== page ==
Frictional and vibrational properties of nanostructures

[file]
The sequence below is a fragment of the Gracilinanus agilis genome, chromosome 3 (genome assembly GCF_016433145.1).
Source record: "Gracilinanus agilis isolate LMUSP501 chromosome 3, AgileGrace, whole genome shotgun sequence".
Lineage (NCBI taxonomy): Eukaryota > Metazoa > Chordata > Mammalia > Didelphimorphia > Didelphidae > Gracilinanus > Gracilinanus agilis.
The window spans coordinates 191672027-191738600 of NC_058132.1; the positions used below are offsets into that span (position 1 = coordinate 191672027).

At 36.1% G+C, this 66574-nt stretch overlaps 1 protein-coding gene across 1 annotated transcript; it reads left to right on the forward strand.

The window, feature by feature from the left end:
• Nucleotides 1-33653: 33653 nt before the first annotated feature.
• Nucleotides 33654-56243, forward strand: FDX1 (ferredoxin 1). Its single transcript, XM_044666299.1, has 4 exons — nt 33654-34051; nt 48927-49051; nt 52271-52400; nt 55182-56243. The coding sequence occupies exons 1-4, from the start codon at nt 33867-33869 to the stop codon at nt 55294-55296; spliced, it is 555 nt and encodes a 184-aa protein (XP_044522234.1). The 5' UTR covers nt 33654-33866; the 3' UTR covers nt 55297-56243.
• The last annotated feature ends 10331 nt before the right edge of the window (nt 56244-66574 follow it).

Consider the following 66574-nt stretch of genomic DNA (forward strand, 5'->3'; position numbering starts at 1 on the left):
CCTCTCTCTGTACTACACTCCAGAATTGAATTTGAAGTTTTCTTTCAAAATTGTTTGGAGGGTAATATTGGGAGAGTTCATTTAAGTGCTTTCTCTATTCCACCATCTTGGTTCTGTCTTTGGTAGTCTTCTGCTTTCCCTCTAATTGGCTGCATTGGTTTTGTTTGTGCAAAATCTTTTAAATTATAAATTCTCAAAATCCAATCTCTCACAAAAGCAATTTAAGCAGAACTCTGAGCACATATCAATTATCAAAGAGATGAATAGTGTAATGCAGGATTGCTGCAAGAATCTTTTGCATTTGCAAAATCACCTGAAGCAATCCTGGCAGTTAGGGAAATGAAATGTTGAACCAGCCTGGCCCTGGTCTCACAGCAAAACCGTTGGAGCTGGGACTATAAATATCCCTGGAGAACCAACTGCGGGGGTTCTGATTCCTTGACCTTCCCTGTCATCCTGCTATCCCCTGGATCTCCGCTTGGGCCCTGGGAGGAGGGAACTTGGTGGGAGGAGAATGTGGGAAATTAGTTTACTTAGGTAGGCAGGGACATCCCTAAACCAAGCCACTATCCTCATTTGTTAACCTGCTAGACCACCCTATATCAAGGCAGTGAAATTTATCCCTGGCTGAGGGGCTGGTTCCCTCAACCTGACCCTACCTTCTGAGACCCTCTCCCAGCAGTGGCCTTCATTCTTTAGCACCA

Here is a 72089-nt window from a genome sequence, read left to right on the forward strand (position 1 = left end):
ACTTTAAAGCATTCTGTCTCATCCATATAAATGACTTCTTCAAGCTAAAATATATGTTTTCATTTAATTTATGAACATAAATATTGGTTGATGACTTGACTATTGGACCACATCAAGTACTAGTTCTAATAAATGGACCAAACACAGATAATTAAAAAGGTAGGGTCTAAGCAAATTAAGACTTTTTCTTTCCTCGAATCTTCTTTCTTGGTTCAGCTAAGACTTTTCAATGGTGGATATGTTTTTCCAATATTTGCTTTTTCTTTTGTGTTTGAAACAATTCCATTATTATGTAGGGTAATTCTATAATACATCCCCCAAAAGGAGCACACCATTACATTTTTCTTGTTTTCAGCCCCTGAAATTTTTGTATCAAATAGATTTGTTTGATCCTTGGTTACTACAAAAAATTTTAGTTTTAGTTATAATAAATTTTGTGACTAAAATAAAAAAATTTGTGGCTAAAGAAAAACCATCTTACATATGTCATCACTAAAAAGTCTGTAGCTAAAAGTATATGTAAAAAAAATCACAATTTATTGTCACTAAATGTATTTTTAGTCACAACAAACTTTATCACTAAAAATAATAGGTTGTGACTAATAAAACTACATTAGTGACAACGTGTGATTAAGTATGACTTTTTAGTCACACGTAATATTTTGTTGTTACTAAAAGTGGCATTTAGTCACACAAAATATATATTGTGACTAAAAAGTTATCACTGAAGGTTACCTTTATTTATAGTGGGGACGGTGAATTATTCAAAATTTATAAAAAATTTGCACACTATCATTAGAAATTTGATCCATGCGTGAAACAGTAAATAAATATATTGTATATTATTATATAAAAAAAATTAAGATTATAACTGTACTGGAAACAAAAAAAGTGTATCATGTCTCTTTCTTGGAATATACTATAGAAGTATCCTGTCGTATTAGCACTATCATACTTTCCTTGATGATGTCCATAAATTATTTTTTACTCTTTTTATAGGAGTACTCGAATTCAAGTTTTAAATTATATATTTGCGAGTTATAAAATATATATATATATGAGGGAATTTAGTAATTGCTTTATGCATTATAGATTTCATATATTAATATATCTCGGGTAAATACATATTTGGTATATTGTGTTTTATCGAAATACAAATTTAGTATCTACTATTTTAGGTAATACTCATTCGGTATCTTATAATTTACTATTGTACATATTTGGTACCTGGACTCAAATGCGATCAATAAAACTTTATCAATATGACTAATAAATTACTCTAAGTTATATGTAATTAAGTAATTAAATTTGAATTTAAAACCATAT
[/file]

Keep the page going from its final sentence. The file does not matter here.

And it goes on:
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Frictional and vibrational properties of low-dimensional nanostructures have been investigated using the state-of-the-art ab-initio calculations. Stringent test of stability based on calculation of phonon dispersions have been performed for various materials having important potential applications in nanoscience and nanotechnology. Silicene, a counterpart of graphene composed of silicon atoms, is one of such materials with its suitability to well established silicon technology together with eccentric electronic structure due to its honeycomb symmetry. Vibrational spectrum of silicene is found to be exempt from imaginary frequencies upon the puckering of atoms in adjacent sublattices while preserving the symmetry necessary for occurrence of massless Dirac Fermions. Analyses of vibrational properties of silicene nanoribbons and carbon atomic chains revealed new interesting physics like fourth acoustical mode and long-ranged interactions due to Friedel oscillations. Basic concepts of friction science like dissipation phenomena, adiabatic and sudden processes together with several simple models of friction have been summarized. A new method for calculation of corrugation potential between layered lubricants under constant loading pressure is introduced. Transition from stickslip to continuous sliding regime is quantified through definition of frictional figure of merit for layered lubricants. Using this measure tungsten oxide is proposed as an oxidation resistant material which can outperform molybdenum disulfide as a superlubricant. It was found that, the corrugation strengths of graphene layers sandwiched between Ni slabs decrease as the number of layers increase.